to 4-5 entering the clubhouse turn, the entire logic of racing is destroyed. Th parimutuel system should mimic the bookmakers it replaced and give the bettor thw odds prevailing at the time of his bet.

  • David

    That’s the point of one type of betting, not necessarily the pari-mutuel version.  I’m told you can bet as you suggest but not through licensed racing organizations in this country.   Once Vegas was in the bookmaking business on horse racing results; they beat their chests and said, “bring it on and we’ll pay track odds” but even then players were at the mercy of what happened within respective pari-mutuel pools.  I’d say if you want fixed odds betting try Australia, UK or selected other countries ‘cause you’re not going to see it legalized here for quite some time.

  • Third Party

    You are correct.  If trends continue, racing continues its decline.  Conventional wisdom leans on slots and now exchange wagering to keep revenues to the sport sustainable.  As discussed in earlier article posts, I don’t think that exchange wagering at its current takeout will actually increase revenues to the sport.  With regard to slots, they can provide additional revenues.  What slots and exchange wagering don’t appear to make a case for is the potential to generate new horseplayers.  They may claim such, but I don’t see a plausible argument.

    People wager on “something.”  That something may be horses, dice, cards, sports, literally anything.  It’s the “something” that is of interest to the person and drives the wagering interest, not the method of wagering.  I don’t think in the typical case someone bets on a football game for example, just because a particular betting method exists.  So, I don’t think exchange wagering will generate new horseplayers.  If you don’t know the horses, you’re not going to wager, regardless of method.  It’s actually similar to the people that don’t buy individual stocks, because they don’t understand them and stick to savings accounts, insurance policies or real estate.  You invest in what you know.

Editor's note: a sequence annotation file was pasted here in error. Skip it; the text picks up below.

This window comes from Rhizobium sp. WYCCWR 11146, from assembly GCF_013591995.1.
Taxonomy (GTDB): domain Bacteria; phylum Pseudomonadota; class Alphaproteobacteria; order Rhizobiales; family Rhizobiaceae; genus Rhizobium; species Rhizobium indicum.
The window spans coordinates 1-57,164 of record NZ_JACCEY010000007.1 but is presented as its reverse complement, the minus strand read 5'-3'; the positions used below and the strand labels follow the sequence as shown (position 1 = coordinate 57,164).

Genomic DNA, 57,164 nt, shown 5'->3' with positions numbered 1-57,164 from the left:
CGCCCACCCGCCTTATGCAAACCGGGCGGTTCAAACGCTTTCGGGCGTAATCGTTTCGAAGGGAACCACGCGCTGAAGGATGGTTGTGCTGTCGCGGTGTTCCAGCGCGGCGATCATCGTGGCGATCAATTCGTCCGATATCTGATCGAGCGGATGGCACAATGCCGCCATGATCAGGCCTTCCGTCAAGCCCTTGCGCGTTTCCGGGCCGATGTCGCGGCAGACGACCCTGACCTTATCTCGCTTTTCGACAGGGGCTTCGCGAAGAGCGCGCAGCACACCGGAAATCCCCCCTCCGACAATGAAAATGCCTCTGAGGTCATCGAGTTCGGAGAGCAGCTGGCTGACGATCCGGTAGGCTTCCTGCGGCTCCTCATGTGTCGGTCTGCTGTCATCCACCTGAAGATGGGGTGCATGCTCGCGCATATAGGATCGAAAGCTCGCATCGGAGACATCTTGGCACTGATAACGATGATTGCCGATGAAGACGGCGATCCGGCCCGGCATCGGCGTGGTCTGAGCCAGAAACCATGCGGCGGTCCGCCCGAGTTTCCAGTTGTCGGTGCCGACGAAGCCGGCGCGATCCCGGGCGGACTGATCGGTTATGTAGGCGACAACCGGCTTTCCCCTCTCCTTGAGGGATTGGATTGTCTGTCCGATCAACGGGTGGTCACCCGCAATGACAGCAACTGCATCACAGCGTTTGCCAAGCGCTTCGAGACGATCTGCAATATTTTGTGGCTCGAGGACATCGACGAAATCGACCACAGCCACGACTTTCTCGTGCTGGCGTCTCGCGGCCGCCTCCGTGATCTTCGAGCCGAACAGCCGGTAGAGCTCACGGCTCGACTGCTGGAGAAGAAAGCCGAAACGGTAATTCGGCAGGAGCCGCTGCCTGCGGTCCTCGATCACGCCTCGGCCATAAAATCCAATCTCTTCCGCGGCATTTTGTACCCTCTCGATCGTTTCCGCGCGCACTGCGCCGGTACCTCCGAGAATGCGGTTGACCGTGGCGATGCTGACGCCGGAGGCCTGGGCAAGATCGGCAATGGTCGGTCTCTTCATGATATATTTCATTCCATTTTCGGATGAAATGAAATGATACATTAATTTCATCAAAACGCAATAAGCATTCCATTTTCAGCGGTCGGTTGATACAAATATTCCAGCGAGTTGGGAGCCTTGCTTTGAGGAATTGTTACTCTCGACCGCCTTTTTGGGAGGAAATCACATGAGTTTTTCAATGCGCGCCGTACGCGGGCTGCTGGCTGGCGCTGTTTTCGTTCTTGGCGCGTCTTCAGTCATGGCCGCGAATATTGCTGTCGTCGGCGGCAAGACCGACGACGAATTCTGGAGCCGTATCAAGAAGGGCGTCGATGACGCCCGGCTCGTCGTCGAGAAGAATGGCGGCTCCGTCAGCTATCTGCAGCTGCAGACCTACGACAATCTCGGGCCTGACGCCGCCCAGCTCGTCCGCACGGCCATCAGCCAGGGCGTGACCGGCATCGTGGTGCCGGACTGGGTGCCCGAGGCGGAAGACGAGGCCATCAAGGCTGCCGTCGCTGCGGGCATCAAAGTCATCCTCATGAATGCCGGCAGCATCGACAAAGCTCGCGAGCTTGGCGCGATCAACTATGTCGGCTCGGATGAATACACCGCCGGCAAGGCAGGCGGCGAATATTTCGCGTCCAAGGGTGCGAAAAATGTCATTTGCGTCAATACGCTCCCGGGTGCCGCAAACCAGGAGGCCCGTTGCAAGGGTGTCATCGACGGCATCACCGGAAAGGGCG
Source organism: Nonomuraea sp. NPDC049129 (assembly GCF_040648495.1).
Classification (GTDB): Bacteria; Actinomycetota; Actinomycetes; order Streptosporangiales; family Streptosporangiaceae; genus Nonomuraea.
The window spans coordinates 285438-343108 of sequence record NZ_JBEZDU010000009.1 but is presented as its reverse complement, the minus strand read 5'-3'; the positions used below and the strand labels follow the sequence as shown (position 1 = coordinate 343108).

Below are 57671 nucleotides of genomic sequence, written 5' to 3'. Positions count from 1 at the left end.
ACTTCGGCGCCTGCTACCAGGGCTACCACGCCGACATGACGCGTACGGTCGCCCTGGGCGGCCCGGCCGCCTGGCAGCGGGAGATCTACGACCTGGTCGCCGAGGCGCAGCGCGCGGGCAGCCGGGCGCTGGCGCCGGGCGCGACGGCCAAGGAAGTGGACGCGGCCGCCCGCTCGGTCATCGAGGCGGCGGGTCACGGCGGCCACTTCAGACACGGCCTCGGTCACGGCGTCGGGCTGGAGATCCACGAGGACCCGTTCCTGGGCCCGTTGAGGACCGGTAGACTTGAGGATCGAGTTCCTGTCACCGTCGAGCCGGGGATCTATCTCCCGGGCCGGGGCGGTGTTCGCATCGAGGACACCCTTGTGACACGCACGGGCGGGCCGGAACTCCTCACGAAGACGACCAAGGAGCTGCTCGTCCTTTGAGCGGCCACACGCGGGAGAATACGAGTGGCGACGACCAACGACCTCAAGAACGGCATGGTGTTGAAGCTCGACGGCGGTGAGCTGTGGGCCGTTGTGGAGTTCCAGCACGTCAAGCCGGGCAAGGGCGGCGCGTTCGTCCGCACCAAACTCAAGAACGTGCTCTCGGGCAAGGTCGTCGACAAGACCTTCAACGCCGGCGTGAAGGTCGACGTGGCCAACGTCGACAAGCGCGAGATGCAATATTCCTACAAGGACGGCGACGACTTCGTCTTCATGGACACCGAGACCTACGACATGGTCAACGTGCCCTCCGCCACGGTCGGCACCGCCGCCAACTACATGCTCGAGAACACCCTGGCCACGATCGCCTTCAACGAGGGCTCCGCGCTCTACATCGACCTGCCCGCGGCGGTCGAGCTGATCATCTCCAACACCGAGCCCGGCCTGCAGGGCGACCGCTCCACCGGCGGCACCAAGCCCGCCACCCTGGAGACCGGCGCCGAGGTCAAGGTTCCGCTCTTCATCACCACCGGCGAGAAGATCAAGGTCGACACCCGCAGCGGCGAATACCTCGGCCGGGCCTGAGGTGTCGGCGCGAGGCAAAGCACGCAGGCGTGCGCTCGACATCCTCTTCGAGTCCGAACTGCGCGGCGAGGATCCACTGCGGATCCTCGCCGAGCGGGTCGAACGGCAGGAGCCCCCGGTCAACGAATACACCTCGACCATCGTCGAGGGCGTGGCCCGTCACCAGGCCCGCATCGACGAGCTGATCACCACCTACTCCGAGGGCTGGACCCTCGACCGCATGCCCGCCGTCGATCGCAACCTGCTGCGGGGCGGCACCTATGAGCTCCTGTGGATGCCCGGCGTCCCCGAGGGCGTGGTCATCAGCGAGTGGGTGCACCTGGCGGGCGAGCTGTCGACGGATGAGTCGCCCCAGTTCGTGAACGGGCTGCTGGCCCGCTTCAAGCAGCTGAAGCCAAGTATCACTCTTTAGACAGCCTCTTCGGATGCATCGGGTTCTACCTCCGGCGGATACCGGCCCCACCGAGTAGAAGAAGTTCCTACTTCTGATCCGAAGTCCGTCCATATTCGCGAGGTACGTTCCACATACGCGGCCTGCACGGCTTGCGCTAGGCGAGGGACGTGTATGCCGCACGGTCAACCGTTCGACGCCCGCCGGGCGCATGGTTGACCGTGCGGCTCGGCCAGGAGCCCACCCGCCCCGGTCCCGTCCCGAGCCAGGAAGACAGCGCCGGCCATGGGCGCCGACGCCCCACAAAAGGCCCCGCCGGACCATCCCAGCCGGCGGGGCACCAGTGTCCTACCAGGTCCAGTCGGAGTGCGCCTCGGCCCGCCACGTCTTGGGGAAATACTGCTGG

What I am suggesting here is try something that doesn’t reslice the current racing pari-mutuel pie and claim that by slicing in a new way, you actually get more pie.  And you also keep to the pari-mutuel method as that is going to be the dominant racing wagering method for the foreseeable future.  To get new horseplayers, you need to move the right non-horseplayer demographic to do two things, expose them to the sport and teach them the wagering method. 

    Slots get people to the facility and expose them minimally to the sport, but they’re the not the right demographic and you don’t teach them pari-mutuel.  Exchange wagering isn’t pari-mutuel.  Although exchange wagering can point to implementations in other countries, the reality is that racing in those countries is more popular than in the US.  In the UK, racing may be second in popularity to soccer (ahem, football to some).  In the US, no one credibly claims racing is more popular than the NFL, MLB, NBA, NHL, NASCAR or even college sports.  Lots of people like those things and even bet on them.  These are the people you want as new horseplayers.

    In my earlier comment, I mentioned that there are about 30M Americans that play fantasy sports.  Craft a pari-mutuel game that allows them to come to the tracks and OTBs (keep brick and mortar for now).  They are interested in those sports.  Give them a pari-mutuel method to wager on their fantasy sports and teach them pari-mutuel.  These folks are younger, typically college-educated, and have incomes higher than the national average.